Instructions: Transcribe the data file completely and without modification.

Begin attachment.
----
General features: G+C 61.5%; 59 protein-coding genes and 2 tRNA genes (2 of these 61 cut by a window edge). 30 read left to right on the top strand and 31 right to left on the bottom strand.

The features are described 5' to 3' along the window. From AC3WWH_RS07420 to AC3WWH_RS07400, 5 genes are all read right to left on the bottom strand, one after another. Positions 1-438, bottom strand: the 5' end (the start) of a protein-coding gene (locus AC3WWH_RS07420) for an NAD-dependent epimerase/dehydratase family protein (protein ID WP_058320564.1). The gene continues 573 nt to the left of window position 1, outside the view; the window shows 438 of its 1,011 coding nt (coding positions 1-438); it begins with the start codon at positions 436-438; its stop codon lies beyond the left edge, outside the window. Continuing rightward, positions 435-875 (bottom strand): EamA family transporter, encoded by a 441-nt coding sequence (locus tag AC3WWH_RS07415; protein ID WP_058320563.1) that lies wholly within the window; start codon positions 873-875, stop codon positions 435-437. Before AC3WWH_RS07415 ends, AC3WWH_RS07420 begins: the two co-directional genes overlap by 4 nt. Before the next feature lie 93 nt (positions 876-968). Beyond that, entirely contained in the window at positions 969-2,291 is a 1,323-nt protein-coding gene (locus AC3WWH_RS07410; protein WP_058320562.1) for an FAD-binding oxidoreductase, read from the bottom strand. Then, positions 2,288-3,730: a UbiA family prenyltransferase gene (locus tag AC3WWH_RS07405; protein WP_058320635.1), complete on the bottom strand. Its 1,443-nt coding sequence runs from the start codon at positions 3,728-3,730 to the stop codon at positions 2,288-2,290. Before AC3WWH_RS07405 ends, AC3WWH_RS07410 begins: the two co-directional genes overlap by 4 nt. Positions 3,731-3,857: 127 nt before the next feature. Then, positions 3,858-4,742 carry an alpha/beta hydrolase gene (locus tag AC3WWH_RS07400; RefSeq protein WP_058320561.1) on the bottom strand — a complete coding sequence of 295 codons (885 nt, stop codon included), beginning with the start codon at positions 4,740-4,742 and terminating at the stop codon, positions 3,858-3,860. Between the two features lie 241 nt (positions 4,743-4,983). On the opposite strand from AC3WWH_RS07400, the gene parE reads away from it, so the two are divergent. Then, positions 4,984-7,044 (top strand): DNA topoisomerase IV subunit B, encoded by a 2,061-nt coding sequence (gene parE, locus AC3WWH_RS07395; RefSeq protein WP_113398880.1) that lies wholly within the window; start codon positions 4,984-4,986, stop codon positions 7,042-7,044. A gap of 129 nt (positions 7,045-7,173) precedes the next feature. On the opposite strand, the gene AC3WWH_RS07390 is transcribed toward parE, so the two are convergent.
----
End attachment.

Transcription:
General features: G+C 61.5%; 59 protein-coding genes and 2 tRNA genes (2 of these 61 cut by a window edge). 30 read left to right on the top strand and 31 right to left on the bottom strand.

The features are described 5' to 3' along the window. From AC3WWH_RS07420 to AC3WWH_RS07400, 5 genes are all read right to left on the bottom strand, one after another. Positions 1-438, bottom strand: the 5' end (the start) of a protein-coding gene (locus AC3WWH_RS07420) for an NAD-dependent epimerase/dehydratase family protein (protein ID WP_058320564.1). The gene continues 573 nt to the left of window position 1, outside the view; the window shows 438 of its 1,011 coding nt (coding positions 1-438); it begins with the start codon at positions 436-438; its stop codon lies beyond the left edge, outside the window. Continuing rightward, positions 435-875 (bottom strand): EamA family transporter, encoded by a 441-nt coding sequence (locus tag AC3WWH_RS07415; protein ID WP_058320563.1) that lies wholly within the window; start codon positions 873-875, stop codon positions 435-437. Before AC3WWH_RS07415 ends, AC3WWH_RS07420 begins: the two co-directional genes overlap by 4 nt. Before the next feature lie 93 nt (positions 876-968). Beyond that, entirely contained in the window at positions 969-2,291 is a 1,323-nt protein-coding gene (locus AC3WWH_RS07410; protein WP_058320562.1) for an FAD-binding oxidoreductase, read from the bottom strand. Then, positions 2,288-3,730: a UbiA family prenyltransferase gene (locus tag AC3WWH_RS07405; protein WP_058320635.1), complete on the bottom strand. Its 1,443-nt coding sequence runs from the start codon at positions 3,728-3,730 to the stop codon at positions 2,288-2,290. Before AC3WWH_RS07405 ends, AC3WWH_RS07410 begins: the two co-directional genes overlap by 4 nt. Positions 3,731-3,857: 127 nt before the next feature. Then, positions 3,858-4,742 carry an alpha/beta hydrolase gene (locus tag AC3WWH_RS07400; RefSeq protein WP_058320561.1) on the bottom strand — a complete coding sequence of 295 codons (885 nt, stop codon included), beginning with the start codon at positions 4,740-4,742 and terminating at the stop codon, positions 3,858-3,860. Between the two features lie 241 nt (positions 4,743-4,983). On the opposite strand from AC3WWH_RS07400, the gene parE reads away from it, so the two are divergent. Then, positions 4,984-7,044 (top strand): DNA topoisomerase IV subunit B, encoded by a 2,061-nt coding sequence (gene parE, locus AC3WWH_RS07395; RefSeq protein WP_113398880.1) that lies wholly within the window; start codon positions 4,984-4,986, stop codon positions 7,042-7,044. A gap of 129 nt (positions 7,045-7,173) precedes the next feature. On the opposite strand, the gene AC3WWH_RS07390 is transcribed toward parE, so the two are convergent.